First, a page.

Lost Kingdom


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Lost Kingdom

By Serhii Plokhy

Allen Lane, 2017

ISBN: 9780241255575

Lost Kingdom

Though all nations are founded on fantasy and falsehood, you have to concede that Russia has had it bad.

Their foundational myth is of a great Russian nation torn asunder by marauding invaders (Genghis Khan and the Mongols), then put together again (though incompletely) by the Tsars. It is a myth with a grain of truth and it explains, perhaps, why Russians feel constantly under threat, beset on all sides by enemies. Why they have a suspicious stance towards the world that seems out of kilter with reality. Why their outward aggression is so often explained (excused?) as a prophylactic and pre-emptive response to outside enemies.

Serhii Plokhy’s fine book traces how the notion of Russia as a lost kingdom has played itself out over five centuries, from Ivan the Great to Catherine the Second, from the Romanovs to Lenin and Stalin, ending with the current President, a certain Vladimir Putin. His thesis is twofold:

  • The notion of a Great Russia, a lost kingdom in need of reunification and redemption, continues to exert a pull on those in power in Russia today; and on ordinary Russian citizens as well. It has shaped Russian identity and saturated Russian culture.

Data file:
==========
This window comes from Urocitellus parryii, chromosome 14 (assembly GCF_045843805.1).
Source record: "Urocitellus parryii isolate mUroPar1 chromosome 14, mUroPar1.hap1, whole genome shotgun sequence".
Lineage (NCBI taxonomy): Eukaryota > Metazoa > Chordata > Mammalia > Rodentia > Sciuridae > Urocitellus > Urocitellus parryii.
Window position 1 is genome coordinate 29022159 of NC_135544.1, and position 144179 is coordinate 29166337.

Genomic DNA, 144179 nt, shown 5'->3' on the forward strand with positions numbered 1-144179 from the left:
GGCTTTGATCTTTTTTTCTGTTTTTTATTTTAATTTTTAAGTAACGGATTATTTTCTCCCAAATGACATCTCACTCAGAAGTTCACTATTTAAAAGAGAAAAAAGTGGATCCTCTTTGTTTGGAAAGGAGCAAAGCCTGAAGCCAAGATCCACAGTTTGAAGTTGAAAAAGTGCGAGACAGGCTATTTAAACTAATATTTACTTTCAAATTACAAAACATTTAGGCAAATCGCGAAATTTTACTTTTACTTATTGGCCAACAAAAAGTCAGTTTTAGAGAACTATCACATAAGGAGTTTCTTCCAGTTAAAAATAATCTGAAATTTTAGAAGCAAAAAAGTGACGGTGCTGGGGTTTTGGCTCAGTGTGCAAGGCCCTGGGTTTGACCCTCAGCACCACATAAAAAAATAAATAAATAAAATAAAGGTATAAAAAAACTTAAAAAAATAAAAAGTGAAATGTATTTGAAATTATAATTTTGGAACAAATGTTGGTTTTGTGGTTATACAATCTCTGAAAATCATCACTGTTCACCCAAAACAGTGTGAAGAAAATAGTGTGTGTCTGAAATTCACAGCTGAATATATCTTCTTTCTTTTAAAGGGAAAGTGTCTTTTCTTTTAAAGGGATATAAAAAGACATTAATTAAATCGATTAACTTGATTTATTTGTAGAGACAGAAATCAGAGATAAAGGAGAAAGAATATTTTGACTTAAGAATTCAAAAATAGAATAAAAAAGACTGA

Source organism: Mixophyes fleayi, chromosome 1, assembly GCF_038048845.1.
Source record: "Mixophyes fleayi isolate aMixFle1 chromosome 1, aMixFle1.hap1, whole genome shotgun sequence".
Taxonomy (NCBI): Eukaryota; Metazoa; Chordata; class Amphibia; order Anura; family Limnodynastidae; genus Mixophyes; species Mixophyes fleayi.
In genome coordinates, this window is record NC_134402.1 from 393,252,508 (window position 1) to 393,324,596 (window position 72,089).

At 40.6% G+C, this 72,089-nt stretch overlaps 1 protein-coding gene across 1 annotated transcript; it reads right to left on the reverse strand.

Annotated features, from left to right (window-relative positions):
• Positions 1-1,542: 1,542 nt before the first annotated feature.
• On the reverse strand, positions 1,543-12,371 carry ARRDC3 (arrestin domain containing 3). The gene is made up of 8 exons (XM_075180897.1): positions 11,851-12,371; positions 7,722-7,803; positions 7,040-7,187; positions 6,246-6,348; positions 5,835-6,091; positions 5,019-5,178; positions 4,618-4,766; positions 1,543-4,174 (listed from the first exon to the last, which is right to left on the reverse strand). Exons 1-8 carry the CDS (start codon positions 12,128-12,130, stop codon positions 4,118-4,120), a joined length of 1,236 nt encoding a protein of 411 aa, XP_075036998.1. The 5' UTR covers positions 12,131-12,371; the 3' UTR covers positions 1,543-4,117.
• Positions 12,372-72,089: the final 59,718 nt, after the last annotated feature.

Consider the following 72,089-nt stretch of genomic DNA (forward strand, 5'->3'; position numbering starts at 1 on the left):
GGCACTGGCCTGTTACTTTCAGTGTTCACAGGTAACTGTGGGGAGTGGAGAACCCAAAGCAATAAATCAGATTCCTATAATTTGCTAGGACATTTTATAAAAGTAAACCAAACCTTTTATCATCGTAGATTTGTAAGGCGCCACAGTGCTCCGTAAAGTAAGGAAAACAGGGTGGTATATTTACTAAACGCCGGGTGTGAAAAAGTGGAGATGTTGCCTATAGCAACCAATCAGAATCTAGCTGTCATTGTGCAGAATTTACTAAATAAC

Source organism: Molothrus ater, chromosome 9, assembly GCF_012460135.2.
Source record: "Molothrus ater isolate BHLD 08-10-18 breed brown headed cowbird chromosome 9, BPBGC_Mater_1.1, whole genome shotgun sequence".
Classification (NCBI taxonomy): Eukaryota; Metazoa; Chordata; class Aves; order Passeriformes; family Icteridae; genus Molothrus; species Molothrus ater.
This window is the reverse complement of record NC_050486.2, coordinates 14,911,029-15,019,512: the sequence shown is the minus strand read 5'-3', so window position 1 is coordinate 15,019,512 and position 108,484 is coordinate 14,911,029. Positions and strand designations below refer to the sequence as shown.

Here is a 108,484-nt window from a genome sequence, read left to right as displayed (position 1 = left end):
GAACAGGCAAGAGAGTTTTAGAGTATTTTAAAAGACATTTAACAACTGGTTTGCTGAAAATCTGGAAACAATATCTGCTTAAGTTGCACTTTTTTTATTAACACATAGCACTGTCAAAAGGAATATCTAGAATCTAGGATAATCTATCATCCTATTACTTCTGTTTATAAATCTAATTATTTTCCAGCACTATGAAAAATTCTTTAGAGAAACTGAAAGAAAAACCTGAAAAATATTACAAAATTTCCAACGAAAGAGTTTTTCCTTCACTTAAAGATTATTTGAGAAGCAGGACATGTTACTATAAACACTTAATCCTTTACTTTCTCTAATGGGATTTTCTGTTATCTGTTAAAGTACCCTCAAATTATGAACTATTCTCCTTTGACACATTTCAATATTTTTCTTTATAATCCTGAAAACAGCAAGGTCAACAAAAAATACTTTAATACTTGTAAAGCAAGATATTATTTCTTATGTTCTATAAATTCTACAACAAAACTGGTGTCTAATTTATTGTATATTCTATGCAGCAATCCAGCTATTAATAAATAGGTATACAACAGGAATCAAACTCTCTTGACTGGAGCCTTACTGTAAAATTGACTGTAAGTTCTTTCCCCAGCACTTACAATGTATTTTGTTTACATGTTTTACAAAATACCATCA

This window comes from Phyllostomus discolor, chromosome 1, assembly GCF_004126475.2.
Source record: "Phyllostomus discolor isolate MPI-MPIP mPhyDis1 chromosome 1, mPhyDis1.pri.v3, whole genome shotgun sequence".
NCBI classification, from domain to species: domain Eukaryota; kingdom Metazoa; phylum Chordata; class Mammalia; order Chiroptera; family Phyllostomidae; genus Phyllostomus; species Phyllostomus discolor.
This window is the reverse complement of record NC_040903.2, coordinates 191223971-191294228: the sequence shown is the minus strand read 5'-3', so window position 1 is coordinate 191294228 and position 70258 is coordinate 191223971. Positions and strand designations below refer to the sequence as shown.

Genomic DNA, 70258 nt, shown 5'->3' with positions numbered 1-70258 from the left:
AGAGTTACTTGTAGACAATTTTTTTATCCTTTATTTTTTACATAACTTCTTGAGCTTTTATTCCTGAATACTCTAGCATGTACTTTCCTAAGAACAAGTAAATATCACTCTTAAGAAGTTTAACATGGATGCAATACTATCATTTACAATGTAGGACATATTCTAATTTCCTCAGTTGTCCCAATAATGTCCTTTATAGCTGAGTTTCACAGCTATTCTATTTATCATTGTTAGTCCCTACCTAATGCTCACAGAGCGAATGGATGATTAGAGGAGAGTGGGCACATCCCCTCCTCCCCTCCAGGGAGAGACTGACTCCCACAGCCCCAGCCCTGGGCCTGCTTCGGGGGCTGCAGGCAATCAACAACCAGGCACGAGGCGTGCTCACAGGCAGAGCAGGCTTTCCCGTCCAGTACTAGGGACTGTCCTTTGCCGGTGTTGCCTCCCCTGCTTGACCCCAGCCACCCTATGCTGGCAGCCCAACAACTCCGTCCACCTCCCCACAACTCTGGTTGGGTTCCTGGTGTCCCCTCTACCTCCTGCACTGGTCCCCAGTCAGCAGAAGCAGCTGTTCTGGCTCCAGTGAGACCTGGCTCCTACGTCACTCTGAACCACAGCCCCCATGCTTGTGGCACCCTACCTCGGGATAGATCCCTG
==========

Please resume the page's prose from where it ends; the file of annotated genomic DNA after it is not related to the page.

• In part because of the corrosive power of this founding myth, Russia has itself become a bewildered and lost kingdom. You think of Keats’ knight-at-arms, ‘alone and palely loitering’, although Russia, a nuclear power still if no longer a superpower, and with a hankering for expansion (the annexation of Crimea and invasion of Ukraine was indicative of that), is more dragon than knight: the veneration of St George notwithstanding. And Russia’s newly minted capacity for waging cyber-war means it can make much mischief far beyond its borders, if it so wants.

As evidence of Plokhy’s second point, consider for a moment Putin’s notion of ‘the Russian World’, which he first introduced in a talk given to an audience of writers and artists. This sounded at first sight (and was originally meant to be, perhaps) something like the British Council: a projection of soft power, an encouragement to people to read Pushkin and see Swan Lake, to take an interest in Russian language and culture generally. So far, all sweet reason: who could possibly object? But then Putin used it (a pan-Russian, pan-Slavic orientation) as a pretext to invade Ukraine. There was, apparently, an urgent need to protect the ethnic Russian speakers there. The Russian world was not limited to the borders of the Russian Federation. Putin’s was a Nazi move. Hitler used the same sort of pretext to invade Czechoslovakia: a need to protect the Sudeten Germans. And it was a bit mad as well: as though Austria were to set out to recreate the Habsburg empire by invading its neighbours and so recovering a Golden Age…